I find your defamatory comments about the existing Left (and those of Platypus more generally) to be extremely discouraging. These people are our allies, and while I may disagree with a lot of what they say and do, the way to make that evident is not through condescension, but by expressing critical solidarity, by joining them and trying to steer them in other directions where appropriate, and where there is too great a divide or too much stubbornness, to demonstrate in practice what is wrong with their approach. I agree that its a shame that we are no longer witness to the sort of working class mobilization of the earlier part of the last century, but I don’t count this fact as either a cause or effect of “regression in Leftist consciousness.” The left hasn’t regressed, we’ve been brutally beaten down, silenced, defamed and overwhelmed for a century, and the disorganized and splintered remnants that persist today, however “backward” their thinking may be at times, are not symptoms of the Left’s decadence and degeneration but the first flares of its rekindling.

Later on, I tried to clarify what I’d meant by my remarks and remove some of their needless cynicism, which were unhelpful and probably off-putting. This brought Reid and I into closer accord in our understandings of the present political moment. In an e-mail a little over a year ago, he related to me that “[w]hile before I had reservations about Platypus due to its assessment of the Left, I now basically agree with that assessment.” Recently, it came to my attention that Reid has been quietly and independently dedicating himself to a closer study of some of Platypus’ past engagements. Because of the remarkable lucidity and critical acuity of his observations here, I thought I’d make available his dossier on the debate between the International Bolshevik Tendency, Communist Party of Great Britain, and Platypus. The post also includes a number of helpful links to background readings on the debate. Thanks again to Reid for granting me permission to repost this.
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Ivan Kudriashev's Construction of a rectilinear motion (1925)

Kudriashev’s Construction of a rectilinear motion (1925)

Dossier

The following is a series of documents and recordings relating to an ongoing debate between members of the Platypus Affiliated Society (PAS), the Communist Party of Great Britain (CPGB), and the International Bolshevik Tendency (IBT).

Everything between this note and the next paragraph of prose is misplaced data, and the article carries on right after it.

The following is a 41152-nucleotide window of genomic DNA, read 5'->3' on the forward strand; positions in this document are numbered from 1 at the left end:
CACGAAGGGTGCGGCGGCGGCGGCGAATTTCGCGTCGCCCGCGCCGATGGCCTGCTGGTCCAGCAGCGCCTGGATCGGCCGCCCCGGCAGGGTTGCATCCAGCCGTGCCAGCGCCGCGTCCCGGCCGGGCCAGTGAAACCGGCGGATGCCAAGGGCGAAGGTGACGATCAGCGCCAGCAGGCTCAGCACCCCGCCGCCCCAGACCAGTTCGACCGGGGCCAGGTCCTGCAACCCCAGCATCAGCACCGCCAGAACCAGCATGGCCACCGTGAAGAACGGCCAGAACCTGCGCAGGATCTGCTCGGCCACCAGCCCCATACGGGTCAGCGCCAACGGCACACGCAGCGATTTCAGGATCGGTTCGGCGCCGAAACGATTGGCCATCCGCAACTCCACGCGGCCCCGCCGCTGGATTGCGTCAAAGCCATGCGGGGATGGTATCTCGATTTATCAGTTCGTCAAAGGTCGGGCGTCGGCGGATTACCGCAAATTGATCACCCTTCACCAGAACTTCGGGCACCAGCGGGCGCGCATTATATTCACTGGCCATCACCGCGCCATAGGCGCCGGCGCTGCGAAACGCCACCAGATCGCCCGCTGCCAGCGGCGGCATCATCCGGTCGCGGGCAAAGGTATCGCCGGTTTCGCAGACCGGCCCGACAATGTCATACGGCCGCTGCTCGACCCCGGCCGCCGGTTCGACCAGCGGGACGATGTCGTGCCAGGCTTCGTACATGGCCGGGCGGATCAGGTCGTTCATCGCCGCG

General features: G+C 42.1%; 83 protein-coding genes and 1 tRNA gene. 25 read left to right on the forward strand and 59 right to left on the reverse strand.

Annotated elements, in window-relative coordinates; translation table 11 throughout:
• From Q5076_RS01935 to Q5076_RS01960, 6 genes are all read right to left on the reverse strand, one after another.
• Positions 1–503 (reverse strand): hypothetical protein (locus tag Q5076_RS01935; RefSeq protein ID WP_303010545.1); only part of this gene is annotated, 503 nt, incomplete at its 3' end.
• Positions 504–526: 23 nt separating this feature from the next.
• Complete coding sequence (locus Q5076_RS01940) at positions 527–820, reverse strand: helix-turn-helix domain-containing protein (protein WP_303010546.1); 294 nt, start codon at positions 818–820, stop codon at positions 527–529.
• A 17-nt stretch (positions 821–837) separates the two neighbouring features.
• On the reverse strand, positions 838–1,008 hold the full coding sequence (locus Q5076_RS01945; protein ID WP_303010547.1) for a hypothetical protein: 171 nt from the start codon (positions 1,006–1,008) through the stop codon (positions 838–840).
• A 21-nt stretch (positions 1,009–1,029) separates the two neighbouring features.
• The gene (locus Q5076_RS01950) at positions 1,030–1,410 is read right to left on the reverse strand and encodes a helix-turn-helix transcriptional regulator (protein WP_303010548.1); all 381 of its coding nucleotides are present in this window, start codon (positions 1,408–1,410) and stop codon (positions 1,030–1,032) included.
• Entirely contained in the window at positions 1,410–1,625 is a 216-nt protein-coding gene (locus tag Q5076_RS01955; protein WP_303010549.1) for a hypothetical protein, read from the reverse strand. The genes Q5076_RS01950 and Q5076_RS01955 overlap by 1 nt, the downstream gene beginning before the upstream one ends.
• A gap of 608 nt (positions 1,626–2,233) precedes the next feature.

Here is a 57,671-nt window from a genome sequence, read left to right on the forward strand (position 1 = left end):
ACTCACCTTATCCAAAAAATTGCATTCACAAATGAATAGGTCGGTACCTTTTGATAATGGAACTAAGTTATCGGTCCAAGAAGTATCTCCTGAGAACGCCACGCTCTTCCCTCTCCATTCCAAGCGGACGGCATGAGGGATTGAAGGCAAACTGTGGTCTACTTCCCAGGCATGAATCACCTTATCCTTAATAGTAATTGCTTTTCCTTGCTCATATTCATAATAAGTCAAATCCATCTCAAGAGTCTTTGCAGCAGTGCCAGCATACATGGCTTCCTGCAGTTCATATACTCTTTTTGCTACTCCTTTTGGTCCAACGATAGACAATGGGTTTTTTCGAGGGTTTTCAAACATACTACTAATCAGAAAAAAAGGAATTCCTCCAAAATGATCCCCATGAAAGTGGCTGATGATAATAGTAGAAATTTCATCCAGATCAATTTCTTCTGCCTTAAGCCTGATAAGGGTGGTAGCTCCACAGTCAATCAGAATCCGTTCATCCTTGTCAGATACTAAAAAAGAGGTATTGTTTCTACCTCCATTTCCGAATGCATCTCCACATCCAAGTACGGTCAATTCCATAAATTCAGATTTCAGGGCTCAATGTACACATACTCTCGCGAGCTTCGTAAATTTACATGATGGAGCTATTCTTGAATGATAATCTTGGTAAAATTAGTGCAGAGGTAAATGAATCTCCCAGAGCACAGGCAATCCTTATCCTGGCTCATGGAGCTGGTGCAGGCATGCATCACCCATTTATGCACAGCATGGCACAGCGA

I believe these deserve to be grouped together because, in the discursive space sustained between these three distinctive organizations, the central problems of the contemporary left are saliently circumscribed. Any pair of the three organizations, as well as the trio, share interesting points of convergence and divergence. The differences between their respective ideologies, programs, historical perspectives, and practical approaches elucidate that absent locus of revolutionary politics. Continue reading

Video from Radical Interpretations of the Present Crisis [11.14.2012]

A panel event held at the New School in New York City on November 14th, 2012.

Loren Goldner ┇ David Harvey ┇ Andrew Kliman ┇ Paul Mattick

What does it meant to interpret the world without being able to change it?

Featuring:

• LOREN GOLDNER

// Chief Editor of Insurgent Notes; ┇ Author: — Ubu Saved From Drowning: Class Struggle and Statist Containment in Portugal and Spain, 1974-1977 (2000), — “The Sky Is Always Darkest Just Before the Dawn: Class Struggle in the U.S. From the 2008 Crash to the Eve of Occupy” (2011)

• DAVID HARVEY

// Distinguished Professor of Anthropology and Geography at the CUNY Grad Center; ┇ Author: — The Condition of Postmodernity (1989), — A Brief History of Neoliberalism (2005), — “Why the US Stimulus Package is Bound to Fail” (2008) — The Enigma of Capitalism (2010)

• ANDREW KLIMAN

// Professor of Economics at Pace University; ┇ Contributing author to the Marxist-Humanist Initiative’s (MHI’s) With Sober Senses since 2009; ┇ Author: — Reclaiming Marx’s “Capital”: A Refutation of the Myth of Inconsistency (2007), — The Failure of Capitalist Production: Underlying Causes of the “Great Recession” (2012)

• PAUL MATTICK

// Chair of the Department of Philosophy at Adelphi University; ┇ Contributor to The Brooklyn Rail ┇ Author: — Social Knowledge: An Essay on the Nature and Limits of Social Science (1986), — Business as Usual: The Economic Crisis and the Failure of Capitalism (2011)